‘This is Arlington Heights history’: Board rejects developer’s bid to tear down 19th-century home

A late 19th-century house — one of only three Italianate architecture style structures left in Arlington Heights — is being spared from the wrecking ball.

Siding with the earlier decision of the design commission and recommendation of village staff, the nine-member village board unanimously turned down a developer’s request to demolish the two-story red brick and frame house at 716 N. Dunton Ave. Trustees cited a provision in village code in determining that the house, built in 1878, has “significant architectural, historical, aesthetic, or cultural value.”

“This is our history. This is Arlington Heights history,” Trustee Robin LaBedz said. “And I don’t believe that to be significant you have to say ‘George Washington slept here.’ I think that common people make history, too. Regular people for investing in their community and building it up. That is why I think this does meet those criteria — that it is significant.”

Barrington-based Mastercraft Builders & Carpentry appealed the Oct. 10 decision of the five-member appointed design commission, in what was a rare public hearing before the elected village board Monday night. Dozens of neighbors who sought the home’s preservation filled the boardroom.

  The proposed teardown of this 146-year-old house in Arlington Heights garnered significant public interest in recent months, culminating with a village board meeting Monday when the elected panel unanimously rejected the developer's request. Christopher Placek/

Since a village teardown task force was convened some two decades ago, the design panel has been charged with reviewing the proposed demolition of any single-family house before a newer, bigger residence is built. In most cases, the commission approves the teardown; hundreds of structures have met that fate.

But the house on Dunton — on the Fourth of July parade route in the older part of town — was deemed by village officials to be different.

Charles Witherington-Perkins, the village’s director of planning and community development, said village design planner Steve Hautzinger told the developer verbally in May and in writing in August that village staff had concerns and wouldn’t support the proposed teardown. That’s when Mastercraft was a contract purchaser of the property but hadn’t yet owned it, Perkins said.

Vince Deligio, Mastercraft’s owner, said a different investor purchased the house but approached him when issues came up with it. Mastercraft already was developing the vacant lots on either side of the 146-year-old house.

  Construction is nearly complete on a new house next to the 716 N. Dunton Ave. property. Mastercraft Builders & Carpentry is the developer of three neighboring properties on the block. Christopher Placek/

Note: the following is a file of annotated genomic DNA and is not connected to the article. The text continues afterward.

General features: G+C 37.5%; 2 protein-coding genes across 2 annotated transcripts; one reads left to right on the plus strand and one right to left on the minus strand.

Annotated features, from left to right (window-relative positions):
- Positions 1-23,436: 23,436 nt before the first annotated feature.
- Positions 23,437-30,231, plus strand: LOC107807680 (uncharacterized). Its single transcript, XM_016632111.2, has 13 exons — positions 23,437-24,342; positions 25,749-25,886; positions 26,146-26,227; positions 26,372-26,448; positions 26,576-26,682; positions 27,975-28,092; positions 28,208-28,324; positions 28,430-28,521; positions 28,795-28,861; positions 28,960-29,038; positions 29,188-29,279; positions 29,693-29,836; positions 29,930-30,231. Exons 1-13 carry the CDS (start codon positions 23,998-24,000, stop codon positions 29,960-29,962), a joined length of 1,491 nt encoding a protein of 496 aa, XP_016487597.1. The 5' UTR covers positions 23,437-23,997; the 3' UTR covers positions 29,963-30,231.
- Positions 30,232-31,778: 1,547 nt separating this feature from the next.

Deligio said he tried to see if he could revitalize it, but determined the repairs — at a tune of more than $1 million — would be too costly. That includes replacing the crumbling brick foundation, which would require crews to physically lift the structure and suspend it in the air for several weeks, installing new utilities, and abating mold and asbestos, according to Deligio and his attorney, Jerome Pinderski Jr.

“We need to put a new house there,” Deligio said. “It looks great from the street. It’s a great picture. You stand on the curb or the sidewalk or across the street and you look at it, it looks great. But you don’t want to live in there. We can’t rent it. We can’t sell it the way it is. What other choice do we have? I’m not putting $1,130,000 into something, plus the land that I bought. I could build a new house for that.”

He added that he does rehabs of other old houses — including a 113-year-old home just three doors down — but argued those homes have been maintained over the years.

Trustee Jim Tinaglia, an architect by trade, said he felt sorry for the developer, “but that’s the road they chose to go down.”

“Attorneys can speak and say things in a way that makes sense to them. A developer can speak and justify and make sense so it works for them. Architects the same thing,” Tinaglia said. “But this is cultural. This is the community. This is what Arlington Heights is. You don’t have to love it. You don’t even have to understand it. But if you’re going to invest in Arlington Heights and if you’re going to take a chance about buying some empty lots and then purchasing another home from another investor, my suspicion is you better get educated really fast, because you might end up with this kind of outcome.”

Though Deligio said he would have difficulty renting or selling the property, Mayor Tom Hayes said he hoped publicity generated from the case would prompt a buyer to come forward who could rehab the home.

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